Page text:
No, film was expensive. Bulk backs were, well, bulky. Every shot has to count, or more or less count. Today you whack 8 fps in 3 sec you get 24 frames. If you do that with film Kodak would not go bankrupt, you will.

    In film days it was called... skill. The skill of anticipating the moment, the skill of pre-focusing and follow focus if necessary, manually. And with film to wind through, film motor drives were limited mostly to 5 fps, and guys these days balk at 5 fps, as in only 5 fps. Your "fren" obviously hasn't shot film.

    But yes, digital is easier but not necessarily better. But with instant feedback one improves faster, if one learns. I have improved a lot faster with digital compared to my film days. But in film days one has to have very sound fundamentals to shoot correctly as one finds out one's mistake after a few hours or days when the film comes back.
    Last edited by diediealsomustdive; 8th November 2012 at 03:32 PM.

  9. #69

    Default Re: Nikon 24-70 F2.8 on full frame body

    Quote Originally Posted by daredevil123 View Post
    Just so everyone is clear... not all primes are good. And not all primes are better than some zoom lenses.

    20/2.8 and 24/2.8 are two primes I thought are very under-performing.
    Agree not all primes are good. But most primes are good and better than most zooms, on the counts of smaller size, larger aperture and probably lower distortion. But when compared with f/2.8 zooms of cost-no-object design, I think many primes of the past have past their prime.. he he..

    Some primes like the 20mm and 24mm I believe are victims of doing good enough designs rather than pushed-to-the-limit design. For example, the 20mm AFD is smaller than 24mm AFD and use only 62mm filter. Whereas the 20-35mm and 17-35mm lenses use 77mm filters with a much larger front element. So light fall off (aka vignette) is so much smaller with these behemoth than the petite 20mm. Also good enough design for film meant light not hitting sensor at right angle, which is demanded by digital sensors.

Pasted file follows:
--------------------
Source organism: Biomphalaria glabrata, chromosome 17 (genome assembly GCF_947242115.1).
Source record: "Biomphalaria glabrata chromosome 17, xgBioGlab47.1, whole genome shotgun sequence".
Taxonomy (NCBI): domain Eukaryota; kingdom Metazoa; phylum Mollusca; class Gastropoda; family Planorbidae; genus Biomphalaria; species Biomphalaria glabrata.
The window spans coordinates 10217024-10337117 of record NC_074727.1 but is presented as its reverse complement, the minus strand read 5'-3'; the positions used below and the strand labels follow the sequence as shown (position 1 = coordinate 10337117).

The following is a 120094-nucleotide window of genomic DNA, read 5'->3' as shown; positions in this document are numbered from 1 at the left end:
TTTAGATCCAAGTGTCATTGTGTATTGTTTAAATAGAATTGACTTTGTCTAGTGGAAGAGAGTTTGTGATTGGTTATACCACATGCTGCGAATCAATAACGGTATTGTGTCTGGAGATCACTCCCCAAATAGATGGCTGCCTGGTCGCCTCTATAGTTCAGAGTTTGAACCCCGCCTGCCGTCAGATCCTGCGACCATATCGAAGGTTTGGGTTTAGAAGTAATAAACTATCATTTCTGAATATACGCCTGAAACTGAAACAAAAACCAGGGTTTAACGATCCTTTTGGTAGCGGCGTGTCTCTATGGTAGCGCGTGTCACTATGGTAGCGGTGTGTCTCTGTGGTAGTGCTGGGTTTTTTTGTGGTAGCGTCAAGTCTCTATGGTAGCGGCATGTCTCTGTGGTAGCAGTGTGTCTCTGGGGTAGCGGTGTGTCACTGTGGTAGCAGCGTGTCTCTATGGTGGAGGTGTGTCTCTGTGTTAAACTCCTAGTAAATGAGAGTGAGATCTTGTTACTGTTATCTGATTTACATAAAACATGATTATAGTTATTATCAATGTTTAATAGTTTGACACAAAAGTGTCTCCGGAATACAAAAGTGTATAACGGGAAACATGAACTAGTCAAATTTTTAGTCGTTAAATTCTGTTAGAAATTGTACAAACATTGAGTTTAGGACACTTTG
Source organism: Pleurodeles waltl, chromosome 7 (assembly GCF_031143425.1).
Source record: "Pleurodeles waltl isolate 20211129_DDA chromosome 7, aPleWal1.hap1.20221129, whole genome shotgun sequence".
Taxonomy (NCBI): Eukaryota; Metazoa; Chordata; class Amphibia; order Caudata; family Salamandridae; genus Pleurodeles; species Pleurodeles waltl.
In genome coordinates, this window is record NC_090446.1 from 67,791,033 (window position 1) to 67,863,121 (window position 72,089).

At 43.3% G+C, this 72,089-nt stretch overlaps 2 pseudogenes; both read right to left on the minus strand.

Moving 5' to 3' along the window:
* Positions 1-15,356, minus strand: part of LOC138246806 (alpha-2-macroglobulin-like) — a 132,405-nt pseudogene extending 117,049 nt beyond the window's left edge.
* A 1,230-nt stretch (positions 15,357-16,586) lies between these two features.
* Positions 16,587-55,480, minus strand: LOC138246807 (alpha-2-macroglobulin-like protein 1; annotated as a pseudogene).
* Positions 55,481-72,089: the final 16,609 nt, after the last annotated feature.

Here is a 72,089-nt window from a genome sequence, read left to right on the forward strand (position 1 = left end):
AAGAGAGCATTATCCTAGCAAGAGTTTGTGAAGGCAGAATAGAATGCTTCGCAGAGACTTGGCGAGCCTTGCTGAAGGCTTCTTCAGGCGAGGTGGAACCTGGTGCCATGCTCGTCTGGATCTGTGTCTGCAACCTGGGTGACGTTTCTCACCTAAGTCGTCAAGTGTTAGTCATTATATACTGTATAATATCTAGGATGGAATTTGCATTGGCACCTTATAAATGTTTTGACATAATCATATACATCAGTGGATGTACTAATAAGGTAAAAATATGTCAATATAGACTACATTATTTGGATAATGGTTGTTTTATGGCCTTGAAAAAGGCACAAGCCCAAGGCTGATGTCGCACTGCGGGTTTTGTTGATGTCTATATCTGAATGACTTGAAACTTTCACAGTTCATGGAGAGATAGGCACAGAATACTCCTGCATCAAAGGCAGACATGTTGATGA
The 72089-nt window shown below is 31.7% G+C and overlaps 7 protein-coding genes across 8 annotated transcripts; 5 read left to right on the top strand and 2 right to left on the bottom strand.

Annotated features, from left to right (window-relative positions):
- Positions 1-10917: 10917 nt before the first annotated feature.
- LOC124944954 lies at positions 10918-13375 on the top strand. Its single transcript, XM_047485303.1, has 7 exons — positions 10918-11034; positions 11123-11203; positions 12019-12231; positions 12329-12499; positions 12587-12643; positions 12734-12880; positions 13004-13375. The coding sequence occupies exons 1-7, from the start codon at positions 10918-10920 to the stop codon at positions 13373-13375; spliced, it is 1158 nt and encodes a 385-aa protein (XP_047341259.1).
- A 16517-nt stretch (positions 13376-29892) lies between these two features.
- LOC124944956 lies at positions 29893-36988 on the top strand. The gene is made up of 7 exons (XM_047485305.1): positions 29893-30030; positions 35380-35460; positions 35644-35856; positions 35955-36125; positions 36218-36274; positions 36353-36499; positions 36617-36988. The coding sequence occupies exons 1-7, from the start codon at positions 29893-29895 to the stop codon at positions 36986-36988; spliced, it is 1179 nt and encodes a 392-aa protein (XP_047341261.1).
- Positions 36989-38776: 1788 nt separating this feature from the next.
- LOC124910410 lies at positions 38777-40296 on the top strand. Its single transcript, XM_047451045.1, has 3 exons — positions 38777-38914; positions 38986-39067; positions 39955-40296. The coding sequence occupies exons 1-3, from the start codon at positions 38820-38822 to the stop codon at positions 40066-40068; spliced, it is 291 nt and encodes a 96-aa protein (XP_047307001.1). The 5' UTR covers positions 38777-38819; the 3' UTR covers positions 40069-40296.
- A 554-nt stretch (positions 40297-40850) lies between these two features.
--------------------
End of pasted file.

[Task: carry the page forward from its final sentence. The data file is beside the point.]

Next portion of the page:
But when I am not comparing the 20mm will do a good job, and so small as to facilitate easy travel. Still hanging on to it!

    Besides, I need a 77mm +4 to use my AFD 20-35 in an underwater rig, while the 20mm goes in without the need for dioptre.
    Last edited by diediealsomustdive; 8th November 2012 at 03:32 PM.

  10. #70

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    Quote Originally Posted by lenslust

    Seriously... you need f/2.8 for bokeh and DOF and "pop up in important object"? Are you even aware that aperture is NOT the only factor that contributes to DOF/bokeh?
    We are all aware that other factors like FL, distance to subject plays a part in DOF... Maybe hes trying to say that in a certain scenario where these factors are constrain, he "needs f2.8 for bokeh and DOF", then it makes sense. well strictly speaking, bigger aperture should only affect DOF, and not bokeh (as bokeh means the quality of the out of focus areas). Pls correct me if im wrong here, but that has been my understanding all along.

    I want to say that, technology is beautiful and it can bring both good and bad. As someone has pointed out, digital has made learning photography possibly much faster/easier/cheaper. technolgy also made clubsnap possible where everyone can share and become a better photographer in 1 way or other. Im thankful that many experienced guys are sharing their knowledge and i myself have learnt a lot in this thread. Lets continue to learn from one another and be nice to all fellow Clubsnappers afterall, we are all here for the same purpose to learn
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  11. #71
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    Default Re: Nikon 24-70 F2.8 on full frame body

    Quote Originally Posted by diediealsomustdive View Post